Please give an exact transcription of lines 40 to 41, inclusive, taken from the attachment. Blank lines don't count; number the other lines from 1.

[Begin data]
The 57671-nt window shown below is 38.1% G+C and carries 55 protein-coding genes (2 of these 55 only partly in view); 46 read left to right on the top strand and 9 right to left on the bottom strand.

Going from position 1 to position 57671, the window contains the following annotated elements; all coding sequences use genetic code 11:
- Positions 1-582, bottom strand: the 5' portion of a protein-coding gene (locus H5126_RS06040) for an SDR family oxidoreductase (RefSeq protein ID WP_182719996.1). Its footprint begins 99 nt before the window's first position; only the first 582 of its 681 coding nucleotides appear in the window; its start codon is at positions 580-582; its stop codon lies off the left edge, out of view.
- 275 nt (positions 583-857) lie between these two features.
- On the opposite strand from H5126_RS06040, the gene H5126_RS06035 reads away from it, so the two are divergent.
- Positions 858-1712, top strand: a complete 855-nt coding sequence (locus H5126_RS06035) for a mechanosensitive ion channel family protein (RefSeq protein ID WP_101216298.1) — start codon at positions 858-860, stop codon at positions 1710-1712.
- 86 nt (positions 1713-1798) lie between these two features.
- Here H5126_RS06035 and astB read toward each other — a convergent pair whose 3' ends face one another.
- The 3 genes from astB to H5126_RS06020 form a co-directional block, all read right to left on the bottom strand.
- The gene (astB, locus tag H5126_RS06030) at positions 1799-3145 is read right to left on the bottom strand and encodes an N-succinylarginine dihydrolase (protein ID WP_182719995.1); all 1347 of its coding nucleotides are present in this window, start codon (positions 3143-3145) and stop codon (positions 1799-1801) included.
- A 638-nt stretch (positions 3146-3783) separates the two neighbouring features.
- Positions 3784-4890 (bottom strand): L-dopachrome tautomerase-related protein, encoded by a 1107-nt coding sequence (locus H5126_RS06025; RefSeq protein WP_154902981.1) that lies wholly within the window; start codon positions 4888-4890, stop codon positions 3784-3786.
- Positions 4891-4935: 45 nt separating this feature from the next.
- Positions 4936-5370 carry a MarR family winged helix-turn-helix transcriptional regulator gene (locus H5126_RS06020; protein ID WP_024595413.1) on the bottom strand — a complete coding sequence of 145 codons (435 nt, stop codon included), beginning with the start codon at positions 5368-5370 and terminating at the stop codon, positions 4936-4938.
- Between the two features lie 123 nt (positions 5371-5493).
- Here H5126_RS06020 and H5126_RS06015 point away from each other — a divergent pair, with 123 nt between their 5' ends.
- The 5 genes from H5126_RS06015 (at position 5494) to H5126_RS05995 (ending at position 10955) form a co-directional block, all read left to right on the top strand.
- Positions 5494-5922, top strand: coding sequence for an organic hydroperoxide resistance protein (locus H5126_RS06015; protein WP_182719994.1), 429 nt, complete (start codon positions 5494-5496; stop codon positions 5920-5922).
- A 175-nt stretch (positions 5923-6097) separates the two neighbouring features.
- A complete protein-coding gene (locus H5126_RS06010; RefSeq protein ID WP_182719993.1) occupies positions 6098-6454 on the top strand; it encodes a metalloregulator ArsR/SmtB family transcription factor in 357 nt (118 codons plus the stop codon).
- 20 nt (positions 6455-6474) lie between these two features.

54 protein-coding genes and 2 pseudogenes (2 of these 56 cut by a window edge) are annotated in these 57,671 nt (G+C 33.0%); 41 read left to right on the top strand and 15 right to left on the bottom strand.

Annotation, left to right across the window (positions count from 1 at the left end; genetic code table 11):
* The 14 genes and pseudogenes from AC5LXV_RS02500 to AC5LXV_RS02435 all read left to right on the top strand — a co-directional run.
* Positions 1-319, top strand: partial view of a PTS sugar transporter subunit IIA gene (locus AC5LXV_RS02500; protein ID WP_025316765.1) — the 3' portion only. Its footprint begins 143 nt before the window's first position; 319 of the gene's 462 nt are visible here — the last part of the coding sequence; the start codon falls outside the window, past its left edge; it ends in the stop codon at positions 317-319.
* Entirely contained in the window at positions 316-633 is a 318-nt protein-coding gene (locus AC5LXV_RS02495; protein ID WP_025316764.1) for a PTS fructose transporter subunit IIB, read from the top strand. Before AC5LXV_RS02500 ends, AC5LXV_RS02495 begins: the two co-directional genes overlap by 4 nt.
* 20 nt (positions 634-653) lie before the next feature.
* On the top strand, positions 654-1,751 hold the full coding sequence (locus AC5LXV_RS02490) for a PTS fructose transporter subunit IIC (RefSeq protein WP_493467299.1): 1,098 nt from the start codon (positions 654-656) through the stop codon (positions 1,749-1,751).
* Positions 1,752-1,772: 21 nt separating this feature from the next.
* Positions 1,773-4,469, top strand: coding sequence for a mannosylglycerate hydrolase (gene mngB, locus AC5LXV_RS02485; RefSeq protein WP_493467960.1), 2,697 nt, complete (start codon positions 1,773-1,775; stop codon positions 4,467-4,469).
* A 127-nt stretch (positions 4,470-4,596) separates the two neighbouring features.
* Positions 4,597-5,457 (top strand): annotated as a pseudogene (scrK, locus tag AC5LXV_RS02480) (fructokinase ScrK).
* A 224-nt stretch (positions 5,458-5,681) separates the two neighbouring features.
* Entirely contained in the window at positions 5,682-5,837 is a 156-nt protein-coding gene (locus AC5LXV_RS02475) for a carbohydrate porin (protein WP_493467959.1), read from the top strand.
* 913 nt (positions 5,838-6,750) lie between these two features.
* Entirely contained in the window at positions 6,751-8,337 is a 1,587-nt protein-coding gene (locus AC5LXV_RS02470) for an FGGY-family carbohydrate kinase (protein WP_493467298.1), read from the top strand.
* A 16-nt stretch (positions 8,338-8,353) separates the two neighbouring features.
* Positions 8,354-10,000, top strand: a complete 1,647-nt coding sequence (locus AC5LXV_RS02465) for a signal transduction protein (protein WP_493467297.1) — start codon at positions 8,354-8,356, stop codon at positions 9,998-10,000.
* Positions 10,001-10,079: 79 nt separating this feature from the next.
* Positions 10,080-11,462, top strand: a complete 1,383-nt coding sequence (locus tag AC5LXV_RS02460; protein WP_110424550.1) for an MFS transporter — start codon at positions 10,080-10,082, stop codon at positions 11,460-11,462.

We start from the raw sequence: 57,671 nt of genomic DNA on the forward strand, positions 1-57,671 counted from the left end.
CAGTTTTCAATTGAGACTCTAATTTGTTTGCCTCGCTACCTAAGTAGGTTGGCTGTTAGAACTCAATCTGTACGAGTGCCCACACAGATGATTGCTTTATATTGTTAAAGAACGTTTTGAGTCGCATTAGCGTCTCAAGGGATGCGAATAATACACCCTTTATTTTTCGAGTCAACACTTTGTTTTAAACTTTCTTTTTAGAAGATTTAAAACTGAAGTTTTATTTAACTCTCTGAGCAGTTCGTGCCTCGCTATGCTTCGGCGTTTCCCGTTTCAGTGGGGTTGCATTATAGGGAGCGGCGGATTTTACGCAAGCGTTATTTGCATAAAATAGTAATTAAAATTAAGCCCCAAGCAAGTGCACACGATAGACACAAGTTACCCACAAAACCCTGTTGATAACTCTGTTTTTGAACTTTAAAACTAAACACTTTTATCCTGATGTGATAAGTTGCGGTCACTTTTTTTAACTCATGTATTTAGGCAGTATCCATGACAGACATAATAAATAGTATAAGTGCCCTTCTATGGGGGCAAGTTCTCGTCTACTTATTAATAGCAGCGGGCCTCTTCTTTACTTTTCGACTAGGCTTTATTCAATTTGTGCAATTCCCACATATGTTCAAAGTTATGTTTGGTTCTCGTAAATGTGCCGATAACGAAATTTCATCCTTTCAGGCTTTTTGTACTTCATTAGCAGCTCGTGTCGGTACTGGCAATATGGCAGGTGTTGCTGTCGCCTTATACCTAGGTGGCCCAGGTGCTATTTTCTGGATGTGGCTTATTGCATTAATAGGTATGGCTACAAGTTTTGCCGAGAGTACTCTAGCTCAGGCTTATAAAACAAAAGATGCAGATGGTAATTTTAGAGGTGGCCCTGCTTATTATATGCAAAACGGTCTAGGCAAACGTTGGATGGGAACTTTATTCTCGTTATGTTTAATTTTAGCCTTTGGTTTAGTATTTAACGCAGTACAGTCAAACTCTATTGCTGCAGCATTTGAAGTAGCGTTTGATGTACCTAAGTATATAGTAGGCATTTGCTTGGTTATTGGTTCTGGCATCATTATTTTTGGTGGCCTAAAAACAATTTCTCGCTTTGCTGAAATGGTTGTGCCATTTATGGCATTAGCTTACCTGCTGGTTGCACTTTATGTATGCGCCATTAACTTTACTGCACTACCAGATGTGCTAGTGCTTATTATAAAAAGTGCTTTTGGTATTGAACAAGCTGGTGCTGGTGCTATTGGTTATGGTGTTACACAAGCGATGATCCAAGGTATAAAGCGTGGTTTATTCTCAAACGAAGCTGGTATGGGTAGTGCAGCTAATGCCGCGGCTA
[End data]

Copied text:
* Positions 10,080-11,462, top strand: a complete 1,383-nt coding sequence (locus tag AC5LXV_RS02460; protein WP_110424550.1) for an MFS transporter — start codon at positions 10,080-10,082, stop codon at positions 11,460-11,462.

We start from the raw sequence: 57,671 nt of genomic DNA on the forward strand, positions 1-57,671 counted from the left end.